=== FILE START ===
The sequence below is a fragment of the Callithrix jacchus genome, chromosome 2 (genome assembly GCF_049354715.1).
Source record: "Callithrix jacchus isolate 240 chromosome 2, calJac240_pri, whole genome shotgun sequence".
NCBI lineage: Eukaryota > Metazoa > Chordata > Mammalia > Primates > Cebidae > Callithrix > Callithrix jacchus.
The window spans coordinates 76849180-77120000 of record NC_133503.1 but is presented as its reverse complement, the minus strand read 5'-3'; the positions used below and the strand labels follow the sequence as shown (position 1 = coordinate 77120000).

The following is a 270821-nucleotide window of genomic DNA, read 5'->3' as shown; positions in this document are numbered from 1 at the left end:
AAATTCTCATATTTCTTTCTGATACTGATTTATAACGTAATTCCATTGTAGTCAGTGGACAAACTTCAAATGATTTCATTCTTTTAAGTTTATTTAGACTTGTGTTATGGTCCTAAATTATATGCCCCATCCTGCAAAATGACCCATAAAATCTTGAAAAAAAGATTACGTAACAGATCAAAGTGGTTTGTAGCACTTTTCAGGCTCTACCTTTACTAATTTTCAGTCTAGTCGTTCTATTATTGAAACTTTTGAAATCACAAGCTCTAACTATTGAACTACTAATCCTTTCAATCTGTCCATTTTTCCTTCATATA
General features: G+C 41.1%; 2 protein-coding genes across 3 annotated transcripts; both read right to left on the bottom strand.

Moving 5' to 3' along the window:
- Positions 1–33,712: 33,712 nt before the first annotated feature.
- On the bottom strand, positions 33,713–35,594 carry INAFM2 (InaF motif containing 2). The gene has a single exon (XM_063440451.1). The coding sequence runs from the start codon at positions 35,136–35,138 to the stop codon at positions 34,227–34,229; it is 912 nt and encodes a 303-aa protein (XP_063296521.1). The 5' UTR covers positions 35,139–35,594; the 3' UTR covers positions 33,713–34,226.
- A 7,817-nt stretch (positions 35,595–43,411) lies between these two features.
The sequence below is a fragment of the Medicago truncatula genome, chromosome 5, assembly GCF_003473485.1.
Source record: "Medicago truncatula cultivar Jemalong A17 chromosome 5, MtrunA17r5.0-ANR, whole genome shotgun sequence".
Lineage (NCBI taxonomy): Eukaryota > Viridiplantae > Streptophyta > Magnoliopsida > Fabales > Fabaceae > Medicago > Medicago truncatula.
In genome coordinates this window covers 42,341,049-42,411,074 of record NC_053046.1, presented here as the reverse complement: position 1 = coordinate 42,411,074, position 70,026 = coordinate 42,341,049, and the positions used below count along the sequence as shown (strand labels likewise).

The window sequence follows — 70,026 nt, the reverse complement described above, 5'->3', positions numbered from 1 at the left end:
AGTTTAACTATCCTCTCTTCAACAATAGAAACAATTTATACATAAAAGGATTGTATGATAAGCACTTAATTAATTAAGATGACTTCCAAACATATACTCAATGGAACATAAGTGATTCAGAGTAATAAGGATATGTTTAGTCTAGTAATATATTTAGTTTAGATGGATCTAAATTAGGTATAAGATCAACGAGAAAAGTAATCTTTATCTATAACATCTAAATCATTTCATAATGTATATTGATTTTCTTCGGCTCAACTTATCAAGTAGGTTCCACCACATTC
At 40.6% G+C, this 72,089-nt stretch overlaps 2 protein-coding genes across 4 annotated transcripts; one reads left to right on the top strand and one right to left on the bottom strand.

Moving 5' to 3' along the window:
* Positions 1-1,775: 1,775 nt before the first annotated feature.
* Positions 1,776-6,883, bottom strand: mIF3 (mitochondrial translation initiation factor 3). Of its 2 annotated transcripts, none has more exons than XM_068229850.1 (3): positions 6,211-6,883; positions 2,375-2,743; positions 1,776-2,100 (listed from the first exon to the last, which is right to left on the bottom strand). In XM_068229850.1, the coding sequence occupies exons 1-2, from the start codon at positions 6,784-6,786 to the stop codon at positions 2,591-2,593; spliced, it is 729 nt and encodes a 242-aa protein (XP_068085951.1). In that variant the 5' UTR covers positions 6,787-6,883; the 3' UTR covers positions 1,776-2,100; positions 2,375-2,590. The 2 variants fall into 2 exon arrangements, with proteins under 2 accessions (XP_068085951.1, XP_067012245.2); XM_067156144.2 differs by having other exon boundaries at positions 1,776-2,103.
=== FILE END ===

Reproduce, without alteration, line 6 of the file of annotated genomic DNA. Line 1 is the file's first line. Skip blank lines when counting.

AAATTCTCATATTTCTTTCTGATACTGATTTATAACGTAATTCCATTGTAGTCAGTGGACAAACTTCAAATGATTTCATTCTTTTAAGTTTATTTAGACTTGTGTTATGGTCCTAAATTATATGCCCCATCCTGCAAAATGACCCATAAAATCTTGAAAAAAAGATTACGTAACAGATCAAAGTGGTTTGTAGCACTTTTCAGGCTCTACCTTTACTAATTTTCAGTCTAGTCGTTCTATTATTGAAACTTTTGAAATCACAAGCTCTAACTATTGAACTACTAATCCTTTCAATCTGTCCATTTTTCCTTCATATA